When I finally got out of the system, that’s when my heavy drinking really kicked in. I always thought I was in control of all those Bacardi Light Rum’s; in fact, it was the other way around. They were in control of me.
In spite of all the tumult during those years, somehow I met my wife Tracy, fell in love, got married, and had become a dad to five beautiful kids.
Like many people burdened with substance abuse, I made choices I’m ashamed of. I wasted paycheck after paycheck on alcohol — instead of mounting expenses like my mortgage — which ultimately left my family in Chapter 13 bankruptcy. I grew violent, unable to control my temper. My alcoholism perverted me into someone I didn’t recognize — a manipulator who took advantage of others to quell my insatiable craving.
Somewhere in that cavernous darkness was a spark of Michael deep down, struggling to break free. All he needed was a lifeline, but it wasn’t one that I could supply. I was already too far gone, no matter how hard I tried.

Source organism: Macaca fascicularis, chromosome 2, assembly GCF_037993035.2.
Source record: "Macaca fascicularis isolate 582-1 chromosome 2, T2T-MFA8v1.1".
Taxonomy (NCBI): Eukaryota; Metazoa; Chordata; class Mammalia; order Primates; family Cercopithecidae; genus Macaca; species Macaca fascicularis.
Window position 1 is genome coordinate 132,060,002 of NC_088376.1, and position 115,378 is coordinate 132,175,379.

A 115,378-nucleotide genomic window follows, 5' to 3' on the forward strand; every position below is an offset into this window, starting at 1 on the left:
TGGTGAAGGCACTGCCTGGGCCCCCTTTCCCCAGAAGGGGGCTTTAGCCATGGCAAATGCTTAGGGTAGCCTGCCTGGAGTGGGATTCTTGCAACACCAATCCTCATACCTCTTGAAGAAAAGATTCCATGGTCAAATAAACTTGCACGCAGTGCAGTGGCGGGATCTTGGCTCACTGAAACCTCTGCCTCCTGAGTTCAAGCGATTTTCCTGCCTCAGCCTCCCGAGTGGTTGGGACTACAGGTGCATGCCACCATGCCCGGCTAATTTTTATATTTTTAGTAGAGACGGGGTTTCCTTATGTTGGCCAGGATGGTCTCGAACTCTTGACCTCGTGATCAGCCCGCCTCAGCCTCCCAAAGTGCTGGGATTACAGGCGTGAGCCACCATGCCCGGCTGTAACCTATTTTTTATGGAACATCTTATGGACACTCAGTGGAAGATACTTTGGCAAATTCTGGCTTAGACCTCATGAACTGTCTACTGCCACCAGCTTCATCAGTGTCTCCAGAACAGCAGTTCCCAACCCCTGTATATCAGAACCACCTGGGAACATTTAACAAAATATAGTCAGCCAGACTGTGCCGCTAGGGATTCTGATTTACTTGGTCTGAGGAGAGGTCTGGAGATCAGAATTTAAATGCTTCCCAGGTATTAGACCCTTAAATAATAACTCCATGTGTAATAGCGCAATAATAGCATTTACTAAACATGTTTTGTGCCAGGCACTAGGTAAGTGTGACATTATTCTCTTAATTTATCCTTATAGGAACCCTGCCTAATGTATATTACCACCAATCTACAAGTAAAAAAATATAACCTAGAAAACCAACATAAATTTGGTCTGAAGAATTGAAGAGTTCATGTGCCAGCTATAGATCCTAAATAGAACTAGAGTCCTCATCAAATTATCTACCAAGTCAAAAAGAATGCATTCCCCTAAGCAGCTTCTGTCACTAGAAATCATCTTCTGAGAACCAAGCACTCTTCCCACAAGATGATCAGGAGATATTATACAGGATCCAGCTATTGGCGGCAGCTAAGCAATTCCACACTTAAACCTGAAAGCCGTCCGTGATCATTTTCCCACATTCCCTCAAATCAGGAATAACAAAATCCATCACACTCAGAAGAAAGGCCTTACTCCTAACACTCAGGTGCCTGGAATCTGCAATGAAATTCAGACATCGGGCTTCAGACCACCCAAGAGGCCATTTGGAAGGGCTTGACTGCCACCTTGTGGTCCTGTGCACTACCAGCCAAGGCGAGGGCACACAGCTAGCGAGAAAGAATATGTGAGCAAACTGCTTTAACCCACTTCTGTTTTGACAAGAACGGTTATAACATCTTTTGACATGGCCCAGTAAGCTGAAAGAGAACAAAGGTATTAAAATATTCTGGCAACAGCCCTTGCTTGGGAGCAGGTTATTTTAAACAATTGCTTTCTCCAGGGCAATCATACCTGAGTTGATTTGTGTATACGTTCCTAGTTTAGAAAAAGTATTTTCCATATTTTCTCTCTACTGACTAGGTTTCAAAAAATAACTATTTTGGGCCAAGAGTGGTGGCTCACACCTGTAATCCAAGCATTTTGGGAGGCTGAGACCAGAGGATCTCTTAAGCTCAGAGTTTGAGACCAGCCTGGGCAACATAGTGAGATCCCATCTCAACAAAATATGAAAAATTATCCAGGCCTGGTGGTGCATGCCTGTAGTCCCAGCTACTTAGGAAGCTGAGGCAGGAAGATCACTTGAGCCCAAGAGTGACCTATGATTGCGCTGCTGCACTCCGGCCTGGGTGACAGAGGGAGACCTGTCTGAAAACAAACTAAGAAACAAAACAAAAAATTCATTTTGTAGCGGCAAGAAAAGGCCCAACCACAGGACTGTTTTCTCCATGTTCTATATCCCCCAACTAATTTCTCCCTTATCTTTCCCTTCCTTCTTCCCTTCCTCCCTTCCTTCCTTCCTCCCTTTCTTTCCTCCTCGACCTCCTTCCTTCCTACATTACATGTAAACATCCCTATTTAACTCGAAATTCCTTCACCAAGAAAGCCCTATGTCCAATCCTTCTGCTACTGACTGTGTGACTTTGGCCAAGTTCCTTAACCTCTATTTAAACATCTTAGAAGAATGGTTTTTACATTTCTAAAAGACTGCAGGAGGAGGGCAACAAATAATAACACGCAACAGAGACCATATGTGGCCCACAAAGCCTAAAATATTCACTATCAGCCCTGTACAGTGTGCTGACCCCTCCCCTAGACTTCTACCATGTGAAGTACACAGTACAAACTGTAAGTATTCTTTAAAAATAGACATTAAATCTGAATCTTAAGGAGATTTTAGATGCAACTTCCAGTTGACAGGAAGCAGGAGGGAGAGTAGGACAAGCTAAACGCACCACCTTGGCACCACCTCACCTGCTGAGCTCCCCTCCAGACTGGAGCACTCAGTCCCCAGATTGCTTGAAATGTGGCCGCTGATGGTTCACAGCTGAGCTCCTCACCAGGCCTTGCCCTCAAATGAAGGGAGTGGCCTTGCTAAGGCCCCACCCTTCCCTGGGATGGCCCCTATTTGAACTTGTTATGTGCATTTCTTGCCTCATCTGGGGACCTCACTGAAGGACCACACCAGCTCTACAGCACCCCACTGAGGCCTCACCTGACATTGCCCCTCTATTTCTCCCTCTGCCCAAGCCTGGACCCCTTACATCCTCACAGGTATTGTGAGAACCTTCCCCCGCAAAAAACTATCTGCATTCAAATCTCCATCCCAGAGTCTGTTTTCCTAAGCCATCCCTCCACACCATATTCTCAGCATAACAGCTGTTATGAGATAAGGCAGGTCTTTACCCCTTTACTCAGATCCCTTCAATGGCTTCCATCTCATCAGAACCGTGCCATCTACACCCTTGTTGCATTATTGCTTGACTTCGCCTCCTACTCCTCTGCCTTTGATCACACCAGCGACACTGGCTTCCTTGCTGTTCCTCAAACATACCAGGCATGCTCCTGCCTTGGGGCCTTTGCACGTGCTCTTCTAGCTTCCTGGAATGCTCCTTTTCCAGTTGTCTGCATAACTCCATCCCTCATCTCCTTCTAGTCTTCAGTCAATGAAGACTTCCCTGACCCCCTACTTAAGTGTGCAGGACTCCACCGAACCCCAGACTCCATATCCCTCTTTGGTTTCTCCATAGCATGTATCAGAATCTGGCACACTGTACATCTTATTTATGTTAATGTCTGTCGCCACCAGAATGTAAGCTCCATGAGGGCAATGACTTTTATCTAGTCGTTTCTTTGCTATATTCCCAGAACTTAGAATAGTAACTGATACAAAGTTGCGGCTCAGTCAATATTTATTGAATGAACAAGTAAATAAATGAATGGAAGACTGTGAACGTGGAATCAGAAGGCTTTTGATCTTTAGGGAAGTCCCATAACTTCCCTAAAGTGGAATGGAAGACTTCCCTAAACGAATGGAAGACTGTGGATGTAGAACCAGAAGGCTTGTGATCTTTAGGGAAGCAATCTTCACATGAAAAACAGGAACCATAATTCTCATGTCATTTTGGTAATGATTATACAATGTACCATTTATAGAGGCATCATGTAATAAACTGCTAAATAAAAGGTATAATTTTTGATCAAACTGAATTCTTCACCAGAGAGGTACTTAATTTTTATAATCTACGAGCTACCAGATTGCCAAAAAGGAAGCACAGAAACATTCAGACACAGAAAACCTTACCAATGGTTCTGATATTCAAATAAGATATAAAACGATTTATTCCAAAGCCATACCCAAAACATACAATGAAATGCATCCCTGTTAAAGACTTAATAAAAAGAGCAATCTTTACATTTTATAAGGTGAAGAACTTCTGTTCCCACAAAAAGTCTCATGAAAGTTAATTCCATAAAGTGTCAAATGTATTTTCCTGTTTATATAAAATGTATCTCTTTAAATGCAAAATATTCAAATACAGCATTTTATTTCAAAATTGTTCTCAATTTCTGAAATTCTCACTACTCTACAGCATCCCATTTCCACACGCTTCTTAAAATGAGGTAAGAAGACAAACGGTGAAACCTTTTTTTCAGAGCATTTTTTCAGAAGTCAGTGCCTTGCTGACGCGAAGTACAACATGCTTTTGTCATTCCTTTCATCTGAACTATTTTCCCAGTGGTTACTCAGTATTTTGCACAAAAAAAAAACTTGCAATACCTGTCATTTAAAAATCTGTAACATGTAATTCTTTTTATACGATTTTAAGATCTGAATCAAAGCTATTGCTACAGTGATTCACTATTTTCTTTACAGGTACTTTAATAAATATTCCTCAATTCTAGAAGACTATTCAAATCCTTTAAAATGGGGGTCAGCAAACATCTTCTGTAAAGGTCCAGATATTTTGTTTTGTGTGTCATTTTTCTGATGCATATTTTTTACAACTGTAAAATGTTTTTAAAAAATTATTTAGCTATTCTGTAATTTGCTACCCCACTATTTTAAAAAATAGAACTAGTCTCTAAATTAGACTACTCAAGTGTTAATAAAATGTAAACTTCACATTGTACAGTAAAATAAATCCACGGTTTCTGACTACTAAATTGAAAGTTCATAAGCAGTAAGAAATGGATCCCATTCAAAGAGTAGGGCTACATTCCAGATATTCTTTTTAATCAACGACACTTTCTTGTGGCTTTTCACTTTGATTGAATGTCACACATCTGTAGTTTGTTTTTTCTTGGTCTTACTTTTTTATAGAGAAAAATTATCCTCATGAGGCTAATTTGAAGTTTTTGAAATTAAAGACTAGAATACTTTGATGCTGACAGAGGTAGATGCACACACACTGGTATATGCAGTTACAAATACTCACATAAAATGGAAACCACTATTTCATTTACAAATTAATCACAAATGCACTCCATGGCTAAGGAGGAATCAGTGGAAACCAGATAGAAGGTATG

The year 2012 was when I finally hit rock bottom. Consumed by my ego, I left Tracy to pursue other women outside our marriage for two years. I even slept with my friend’s wife. To this day, despite my multiple confessions to him that it happened, my friend doesn’t want to believe it; it’s too painful for him to accept.
A rare moment of humility came for me in December 2014, when it dawned on me that leaving Tracy had been a terrible mistake. I mustered the courage to ask my wife for forgiveness and, somehow, against her better judgment, she agreed to give me a second chance, in spite of my ongoing active addiction. That woman is the definition of amazing.